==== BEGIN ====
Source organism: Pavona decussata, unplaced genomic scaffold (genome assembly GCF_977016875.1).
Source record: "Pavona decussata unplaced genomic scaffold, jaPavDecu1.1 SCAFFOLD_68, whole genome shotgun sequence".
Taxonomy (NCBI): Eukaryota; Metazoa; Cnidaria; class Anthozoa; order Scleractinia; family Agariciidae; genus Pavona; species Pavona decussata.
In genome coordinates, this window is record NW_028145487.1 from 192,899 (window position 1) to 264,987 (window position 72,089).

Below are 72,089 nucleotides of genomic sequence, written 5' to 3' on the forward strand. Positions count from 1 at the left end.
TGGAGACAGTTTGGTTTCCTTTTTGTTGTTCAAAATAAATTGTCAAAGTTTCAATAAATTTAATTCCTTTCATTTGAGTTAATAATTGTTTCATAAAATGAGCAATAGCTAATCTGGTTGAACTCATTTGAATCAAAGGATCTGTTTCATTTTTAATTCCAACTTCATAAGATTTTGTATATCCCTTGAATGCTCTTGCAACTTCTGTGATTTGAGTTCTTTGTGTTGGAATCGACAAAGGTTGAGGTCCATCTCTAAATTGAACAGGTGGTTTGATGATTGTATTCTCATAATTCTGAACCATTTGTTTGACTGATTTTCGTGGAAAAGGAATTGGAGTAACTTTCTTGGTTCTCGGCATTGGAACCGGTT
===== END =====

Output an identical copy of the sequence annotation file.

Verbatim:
Source organism: Pavona decussata, unplaced genomic scaffold (genome assembly GCF_977016875.1).
Source record: "Pavona decussata unplaced genomic scaffold, jaPavDecu1.1 SCAFFOLD_68, whole genome shotgun sequence".
Taxonomy (NCBI): Eukaryota; Metazoa; Cnidaria; class Anthozoa; order Scleractinia; family Agariciidae; genus Pavona; species Pavona decussata.
In genome coordinates, this window is record NW_028145487.1 from 192,899 (window position 1) to 264,987 (window position 72,089).

Below are 72,089 nucleotides of genomic sequence, written 5' to 3' on the forward strand. Positions count from 1 at the left end.
TGGAGACAGTTTGGTTTCCTTTTTGTTGTTCAAAATAAATTGTCAAAGTTTCAATAAATTTAATTCCTTTCATTTGAGTTAATAATTGTTTCATAAAATGAGCAATAGCTAATCTGGTTGAACTCATTTGAATCAAAGGATCTGTTTCATTTTTAATTCCAACTTCATAAGATTTTGTATATCCCTTGAATGCTCTTGCAACTTCTGTGATTTGAGTTCTTTGTGTTGGAATCGACAAAGGTTGAGGTCCATCTCTAAATTGAACAGGTGGTTTGATGATTGTATTCTCATAATTCTGAACCATTTGTTTGACTGATTTTCGTGGAAAAGGAATTGGAGTAACTTTCTTGGTTCTCGGCATTGGAACCGGTT